Jaron Lowenstein of Jaron and the Long Road to Love fame has once again stirred up a new musical journey. The 'Pray for You' singer has resurfaced with a new album titled 'Cordovas' -- the same name of his new band fronted along side of Joe Firstman and Jon Loyd -- which was released on September 13. Taste of Country recently visited with Lowenstein, and he gave us the story of the Cordovas, the future of Jaron and the Long Road to Love and his exciting "move forward" in music.

How did the idea to form Cordovas come about?
[Jaron and the Long Road to Love] had a single called 'That's Beautiful to Me' that came out last year, and it was pretty promising. It tested really well and everywhere it was played, everyone was really excited about it. It was going to be great, and I don't even know if it made the 40s. Everyone at the label was really surprised and frustrated. Nobody could figure it out ... maybe it couldn't compete. Then we came with a song that was championed called 'Beautiful Lies.' It happened out of the blue. It was so different and welcoming, and that one never even got noticed. So I was starting to realize ... I can keep trying that path, but really that's something I can't control. The outcome isn't based on the quality of the music. I can't control anything that happens there. It wasn't working and sometimes those situations seem frustrating, but they ultimately lead to something great in your life.

Around that time a buddy of mine named Joe Firstman showed up in Nashville. We just started playing music together and writing. We sort of sat down and aimed to study some music that he loved. We started to go through the deeper cuts of Bob Dylan and the Grateful Dead and tried to figure out why this music is timeless ... why other music wasn't, but really figuring out why that sound was timeless, and why these great songs were still being listened to today. It was the first time I had really studied those catalogs. So we started playing them, and it was a different relationship to music for me. If one were to check out Joe's brilliant catalog, they would hear that the Cordovas is really a combination of what he's been building for a long time, and it's more of a departure for me.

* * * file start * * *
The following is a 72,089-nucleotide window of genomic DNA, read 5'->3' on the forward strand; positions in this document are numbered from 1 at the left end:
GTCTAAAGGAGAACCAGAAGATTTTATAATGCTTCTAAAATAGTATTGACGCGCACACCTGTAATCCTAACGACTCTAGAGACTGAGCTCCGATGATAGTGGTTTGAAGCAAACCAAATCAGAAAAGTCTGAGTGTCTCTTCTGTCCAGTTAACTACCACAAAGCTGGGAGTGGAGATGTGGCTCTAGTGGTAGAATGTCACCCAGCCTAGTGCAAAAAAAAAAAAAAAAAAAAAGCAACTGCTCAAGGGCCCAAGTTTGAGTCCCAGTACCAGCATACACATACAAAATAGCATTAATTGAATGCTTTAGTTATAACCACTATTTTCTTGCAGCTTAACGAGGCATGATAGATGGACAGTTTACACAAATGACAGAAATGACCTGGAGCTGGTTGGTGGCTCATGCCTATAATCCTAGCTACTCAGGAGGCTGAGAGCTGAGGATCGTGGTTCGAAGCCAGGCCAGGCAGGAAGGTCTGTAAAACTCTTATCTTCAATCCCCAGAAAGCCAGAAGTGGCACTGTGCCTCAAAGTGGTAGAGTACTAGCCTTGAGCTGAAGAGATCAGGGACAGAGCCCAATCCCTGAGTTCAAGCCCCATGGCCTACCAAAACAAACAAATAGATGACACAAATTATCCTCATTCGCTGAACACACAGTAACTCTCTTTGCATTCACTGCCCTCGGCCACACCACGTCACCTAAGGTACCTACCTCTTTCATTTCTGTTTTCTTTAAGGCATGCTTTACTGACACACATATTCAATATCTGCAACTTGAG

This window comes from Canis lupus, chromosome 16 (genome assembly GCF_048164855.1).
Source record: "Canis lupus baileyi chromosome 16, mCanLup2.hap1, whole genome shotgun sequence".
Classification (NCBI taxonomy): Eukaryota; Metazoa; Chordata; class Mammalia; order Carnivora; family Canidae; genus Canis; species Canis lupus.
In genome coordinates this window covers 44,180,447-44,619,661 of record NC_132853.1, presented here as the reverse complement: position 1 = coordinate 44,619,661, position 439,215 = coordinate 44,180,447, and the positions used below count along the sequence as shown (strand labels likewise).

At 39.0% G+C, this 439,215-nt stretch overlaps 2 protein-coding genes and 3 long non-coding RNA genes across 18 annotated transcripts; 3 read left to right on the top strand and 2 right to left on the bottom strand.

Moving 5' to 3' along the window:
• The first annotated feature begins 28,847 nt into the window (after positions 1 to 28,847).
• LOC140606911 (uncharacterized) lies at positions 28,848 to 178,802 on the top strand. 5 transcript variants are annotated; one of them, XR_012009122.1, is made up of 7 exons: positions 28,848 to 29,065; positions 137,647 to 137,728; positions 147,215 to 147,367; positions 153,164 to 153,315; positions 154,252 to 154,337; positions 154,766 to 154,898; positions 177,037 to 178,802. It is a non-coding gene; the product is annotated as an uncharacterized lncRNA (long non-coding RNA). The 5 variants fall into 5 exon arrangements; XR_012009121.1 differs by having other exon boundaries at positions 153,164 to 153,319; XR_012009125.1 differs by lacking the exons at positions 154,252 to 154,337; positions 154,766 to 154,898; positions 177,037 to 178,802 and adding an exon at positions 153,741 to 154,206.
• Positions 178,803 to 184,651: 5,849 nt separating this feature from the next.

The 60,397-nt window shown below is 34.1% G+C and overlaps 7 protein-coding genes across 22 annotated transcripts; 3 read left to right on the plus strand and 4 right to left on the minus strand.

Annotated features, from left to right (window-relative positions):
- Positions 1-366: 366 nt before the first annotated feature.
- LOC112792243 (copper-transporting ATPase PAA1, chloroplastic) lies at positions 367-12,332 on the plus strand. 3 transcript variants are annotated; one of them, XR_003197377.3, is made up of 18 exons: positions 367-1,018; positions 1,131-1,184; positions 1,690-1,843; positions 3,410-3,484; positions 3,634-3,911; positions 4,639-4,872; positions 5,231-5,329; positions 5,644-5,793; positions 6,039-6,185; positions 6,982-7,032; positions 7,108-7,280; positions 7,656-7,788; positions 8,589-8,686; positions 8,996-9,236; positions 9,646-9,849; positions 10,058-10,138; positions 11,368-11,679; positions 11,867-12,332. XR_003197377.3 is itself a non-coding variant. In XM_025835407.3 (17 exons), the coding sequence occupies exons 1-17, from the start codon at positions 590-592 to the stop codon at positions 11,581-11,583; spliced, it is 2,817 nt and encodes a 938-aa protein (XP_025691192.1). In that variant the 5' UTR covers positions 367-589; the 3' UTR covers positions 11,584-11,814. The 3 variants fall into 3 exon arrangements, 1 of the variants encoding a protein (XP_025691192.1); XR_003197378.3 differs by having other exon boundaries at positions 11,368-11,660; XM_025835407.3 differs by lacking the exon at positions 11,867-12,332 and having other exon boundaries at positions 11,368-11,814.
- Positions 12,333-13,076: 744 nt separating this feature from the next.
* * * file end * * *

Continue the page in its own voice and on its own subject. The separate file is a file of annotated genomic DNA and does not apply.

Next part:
Is that what eventually led you to doing your "Sunday Supper" shows?
We started playing with this new catalog of music, and as we started playing it, things started to evolve. We decided to do Sunday Supper, where we would just play together and invite our friends. Every Sunday we'd grab these great songs that we'd learned and get other people who like that kind of music -- who liked Dylan, the Grateful Dead, Neil Young, the Allman Brothers, Merle Haggard -- just American music, and started playing it. The goal of playing those songs is afterward we'd start writing and see if we couldn't pull off writing songs like that. That's what we did. We started doing it, and Joe said he had a tour booked for the fall. He said, "Why don't you just headline the tour. I'll open, and you can even use my band." So I said to him, "Why don't we do a band name that signifies something more than just Jaron and Joe; have it be something that's a collaboration?" So we came up with this thing the Cordovas, and it just built from there.

You obviously were involved with the duo Evan and Jaron with your twin brother, and of course Jaron and the Long Road to Love. Where do the Cordovas fall into place with your musical taste and style?
I love the Evan and Jaron stuff, and I love the Jaron and the Long Road to Love record stuff, but I just started getting more into this different style of music. I don't know how to classify this genre of this new band. It's funny ... people have described it as museum rock, American music ... it's kind of like the band meets the Allman Brothers with Crosby, Stills and Nash harmonies, but it's got hip-hop grooves and gospel melodies and moments ... bluegrass ... lots of bluegrass. It's just all over the place. I don't know how to describe our music. It just feels good and is so powerful. I guess our ultimate goal with Cordovas music is to enjoy ourselves and have a good time onstage. If we do, then other people will.